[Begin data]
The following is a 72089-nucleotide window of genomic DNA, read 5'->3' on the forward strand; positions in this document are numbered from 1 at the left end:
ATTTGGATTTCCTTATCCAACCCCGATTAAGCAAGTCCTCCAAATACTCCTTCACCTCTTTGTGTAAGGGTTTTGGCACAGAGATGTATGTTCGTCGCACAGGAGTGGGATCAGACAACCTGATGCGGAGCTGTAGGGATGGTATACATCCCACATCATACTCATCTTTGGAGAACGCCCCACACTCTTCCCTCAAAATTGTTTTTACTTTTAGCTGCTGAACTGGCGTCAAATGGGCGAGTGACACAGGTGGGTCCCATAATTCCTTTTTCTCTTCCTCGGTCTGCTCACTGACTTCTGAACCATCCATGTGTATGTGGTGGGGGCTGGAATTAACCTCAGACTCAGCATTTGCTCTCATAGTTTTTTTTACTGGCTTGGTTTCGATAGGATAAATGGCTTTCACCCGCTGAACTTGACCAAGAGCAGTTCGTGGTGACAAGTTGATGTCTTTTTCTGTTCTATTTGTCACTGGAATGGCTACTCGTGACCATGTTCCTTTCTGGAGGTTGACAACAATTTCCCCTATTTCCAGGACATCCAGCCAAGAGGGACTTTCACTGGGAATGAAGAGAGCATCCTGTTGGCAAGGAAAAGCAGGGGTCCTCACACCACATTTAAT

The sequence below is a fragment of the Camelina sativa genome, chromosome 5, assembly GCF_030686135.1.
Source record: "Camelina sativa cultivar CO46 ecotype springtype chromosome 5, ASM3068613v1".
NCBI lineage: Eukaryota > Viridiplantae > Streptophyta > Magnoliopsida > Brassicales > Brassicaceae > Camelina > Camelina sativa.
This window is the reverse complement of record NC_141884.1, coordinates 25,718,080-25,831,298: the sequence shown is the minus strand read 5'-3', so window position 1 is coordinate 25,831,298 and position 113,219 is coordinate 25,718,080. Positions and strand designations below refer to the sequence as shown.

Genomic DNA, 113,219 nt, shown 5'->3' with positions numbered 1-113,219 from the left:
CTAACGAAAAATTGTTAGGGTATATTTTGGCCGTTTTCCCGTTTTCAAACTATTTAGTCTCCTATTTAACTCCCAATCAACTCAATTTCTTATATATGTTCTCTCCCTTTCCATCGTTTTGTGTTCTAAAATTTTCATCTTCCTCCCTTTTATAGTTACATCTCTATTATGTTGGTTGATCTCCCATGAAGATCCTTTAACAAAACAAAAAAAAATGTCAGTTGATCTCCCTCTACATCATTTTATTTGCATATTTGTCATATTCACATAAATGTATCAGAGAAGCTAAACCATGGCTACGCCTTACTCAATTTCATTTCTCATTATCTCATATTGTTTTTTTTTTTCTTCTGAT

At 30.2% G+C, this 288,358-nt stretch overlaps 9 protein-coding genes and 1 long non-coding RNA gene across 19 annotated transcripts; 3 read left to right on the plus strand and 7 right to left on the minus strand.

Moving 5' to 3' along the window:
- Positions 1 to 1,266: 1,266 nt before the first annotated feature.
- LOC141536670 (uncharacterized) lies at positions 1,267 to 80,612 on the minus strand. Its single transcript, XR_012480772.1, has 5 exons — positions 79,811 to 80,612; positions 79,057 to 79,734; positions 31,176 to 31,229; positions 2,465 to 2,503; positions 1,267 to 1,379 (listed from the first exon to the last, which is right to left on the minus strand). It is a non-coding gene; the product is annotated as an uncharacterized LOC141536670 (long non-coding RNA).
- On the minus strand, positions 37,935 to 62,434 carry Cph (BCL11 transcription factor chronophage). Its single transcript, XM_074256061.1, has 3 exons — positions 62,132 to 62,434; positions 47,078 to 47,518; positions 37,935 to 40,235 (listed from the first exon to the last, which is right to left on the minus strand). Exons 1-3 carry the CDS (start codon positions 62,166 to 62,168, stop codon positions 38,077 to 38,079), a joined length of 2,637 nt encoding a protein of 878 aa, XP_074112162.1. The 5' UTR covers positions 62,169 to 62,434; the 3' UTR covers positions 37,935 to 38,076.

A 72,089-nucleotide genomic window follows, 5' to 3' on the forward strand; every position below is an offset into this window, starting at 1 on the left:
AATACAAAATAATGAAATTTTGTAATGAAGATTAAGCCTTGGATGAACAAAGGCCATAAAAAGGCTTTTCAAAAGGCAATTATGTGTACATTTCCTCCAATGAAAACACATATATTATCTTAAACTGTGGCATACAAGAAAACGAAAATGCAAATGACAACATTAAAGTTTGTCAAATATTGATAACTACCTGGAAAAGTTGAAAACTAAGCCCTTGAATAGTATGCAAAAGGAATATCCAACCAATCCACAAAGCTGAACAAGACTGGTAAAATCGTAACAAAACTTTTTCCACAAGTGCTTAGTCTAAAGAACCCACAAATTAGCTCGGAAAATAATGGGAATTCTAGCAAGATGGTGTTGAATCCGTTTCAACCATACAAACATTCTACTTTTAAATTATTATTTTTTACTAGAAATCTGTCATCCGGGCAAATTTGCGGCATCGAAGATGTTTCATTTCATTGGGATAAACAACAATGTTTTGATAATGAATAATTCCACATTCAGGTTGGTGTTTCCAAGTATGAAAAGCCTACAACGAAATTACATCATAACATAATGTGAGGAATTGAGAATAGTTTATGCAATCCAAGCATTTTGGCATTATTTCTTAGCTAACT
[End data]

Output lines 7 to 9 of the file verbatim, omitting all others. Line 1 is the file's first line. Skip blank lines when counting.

Genomic DNA, 113,219 nt, shown 5'->3' with positions numbered 1-113,219 from the left:
CTAACGAAAAATTGTTAGGGTATATTTTGGCCGTTTTCCCGTTTTCAAACTATTTAGTCTCCTATTTAACTCCCAATCAACTCAATTTCTTATATATGTTCTCTCCCTTTCCATCGTTTTGTGTTCTAAAATTTTCATCTTCCTCCCTTTTATAGTTACATCTCTATTATGTTGGTTGATCTCCCATGAAGATCCTTTAACAAAACAAAAAAAAATGTCAGTTGATCTCCCTCTACATCATTTTATTTGCATATTTGTCATATTCACATAAATGTATCAGAGAAGCTAAACCATGGCTACGCCTTACTCAATTTCATTTCTCATTATCTCATATTGTTTTTTTTTTTCTTCTGAT

At 30.2% G+C, this 288,358-nt stretch overlaps 9 protein-coding genes and 1 long non-coding RNA gene across 19 annotated transcripts; 3 read left to right on the plus strand and 7 right to left on the minus strand.